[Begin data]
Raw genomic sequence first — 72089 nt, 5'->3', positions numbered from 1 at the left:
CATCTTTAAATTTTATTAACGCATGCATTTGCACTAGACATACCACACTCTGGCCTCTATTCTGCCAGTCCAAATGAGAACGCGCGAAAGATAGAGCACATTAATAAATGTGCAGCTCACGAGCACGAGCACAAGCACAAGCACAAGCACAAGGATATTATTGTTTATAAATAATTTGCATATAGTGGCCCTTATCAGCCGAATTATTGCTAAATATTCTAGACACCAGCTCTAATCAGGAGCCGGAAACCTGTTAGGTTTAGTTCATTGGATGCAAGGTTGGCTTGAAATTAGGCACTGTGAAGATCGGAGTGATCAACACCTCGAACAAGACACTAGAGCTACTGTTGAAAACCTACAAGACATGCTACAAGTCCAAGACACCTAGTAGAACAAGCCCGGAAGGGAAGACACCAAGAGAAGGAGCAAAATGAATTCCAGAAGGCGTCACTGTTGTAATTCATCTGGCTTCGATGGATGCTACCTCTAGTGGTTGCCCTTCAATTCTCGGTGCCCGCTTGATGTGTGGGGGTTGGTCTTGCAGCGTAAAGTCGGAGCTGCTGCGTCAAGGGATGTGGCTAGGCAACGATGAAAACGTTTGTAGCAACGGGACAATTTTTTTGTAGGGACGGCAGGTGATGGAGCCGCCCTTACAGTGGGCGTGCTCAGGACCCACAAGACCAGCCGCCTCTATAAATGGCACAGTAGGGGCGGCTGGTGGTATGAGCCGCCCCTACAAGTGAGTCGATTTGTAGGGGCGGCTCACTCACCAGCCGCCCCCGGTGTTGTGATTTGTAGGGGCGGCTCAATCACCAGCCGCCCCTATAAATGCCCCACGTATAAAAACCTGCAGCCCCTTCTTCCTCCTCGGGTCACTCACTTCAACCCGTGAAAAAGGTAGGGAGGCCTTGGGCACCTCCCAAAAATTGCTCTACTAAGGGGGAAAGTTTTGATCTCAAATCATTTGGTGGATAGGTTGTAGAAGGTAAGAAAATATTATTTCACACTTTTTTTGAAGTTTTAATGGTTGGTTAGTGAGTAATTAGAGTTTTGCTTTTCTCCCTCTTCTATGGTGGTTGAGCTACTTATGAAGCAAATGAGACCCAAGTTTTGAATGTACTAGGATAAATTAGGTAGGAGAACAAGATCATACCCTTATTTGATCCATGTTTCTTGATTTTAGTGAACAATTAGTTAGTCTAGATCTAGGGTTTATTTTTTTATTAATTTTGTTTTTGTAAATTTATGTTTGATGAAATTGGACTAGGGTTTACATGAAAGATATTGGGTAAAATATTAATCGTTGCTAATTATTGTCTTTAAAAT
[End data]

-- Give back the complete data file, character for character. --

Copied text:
Raw genomic sequence first — 72089 nt, 5'->3', positions numbered from 1 at the left:
CATCTTTAAATTTTATTAACGCATGCATTTGCACTAGACATACCACACTCTGGCCTCTATTCTGCCAGTCCAAATGAGAACGCGCGAAAGATAGAGCACATTAATAAATGTGCAGCTCACGAGCACGAGCACAAGCACAAGCACAAGCACAAGGATATTATTGTTTATAAATAATTTGCATATAGTGGCCCTTATCAGCCGAATTATTGCTAAATATTCTAGACACCAGCTCTAATCAGGAGCCGGAAACCTGTTAGGTTTAGTTCATTGGATGCAAGGTTGGCTTGAAATTAGGCACTGTGAAGATCGGAGTGATCAACACCTCGAACAAGACACTAGAGCTACTGTTGAAAACCTACAAGACATGCTACAAGTCCAAGACACCTAGTAGAACAAGCCCGGAAGGGAAGACACCAAGAGAAGGAGCAAAATGAATTCCAGAAGGCGTCACTGTTGTAATTCATCTGGCTTCGATGGATGCTACCTCTAGTGGTTGCCCTTCAATTCTCGGTGCCCGCTTGATGTGTGGGGGTTGGTCTTGCAGCGTAAAGTCGGAGCTGCTGCGTCAAGGGATGTGGCTAGGCAACGATGAAAACGTTTGTAGCAACGGGACAATTTTTTTGTAGGGACGGCAGGTGATGGAGCCGCCCTTACAGTGGGCGTGCTCAGGACCCACAAGACCAGCCGCCTCTATAAATGGCACAGTAGGGGCGGCTGGTGGTATGAGCCGCCCCTACAAGTGAGTCGATTTGTAGGGGCGGCTCACTCACCAGCCGCCCCCGGTGTTGTGATTTGTAGGGGCGGCTCAATCACCAGCCGCCCCTATAAATGCCCCACGTATAAAAACCTGCAGCCCCTTCTTCCTCCTCGGGTCACTCACTTCAACCCGTGAAAAAGGTAGGGAGGCCTTGGGCACCTCCCAAAAATTGCTCTACTAAGGGGGAAAGTTTTGATCTCAAATCATTTGGTGGATAGGTTGTAGAAGGTAAGAAAATATTATTTCACACTTTTTTTGAAGTTTTAATGGTTGGTTAGTGAGTAATTAGAGTTTTGCTTTTCTCCCTCTTCTATGGTGGTTGAGCTACTTATGAAGCAAATGAGACCCAAGTTTTGAATGTACTAGGATAAATTAGGTAGGAGAACAAGATCATACCCTTATTTGATCCATGTTTCTTGATTTTAGTGAACAATTAGTTAGTCTAGATCTAGGGTTTATTTTTTTATTAATTTTGTTTTTGTAAATTTATGTTTGATGAAATTGGACTAGGGTTTACATGAAAGATATTGGGTAAAATATTAATCGTTGCTAATTATTGTCTTTAAAAT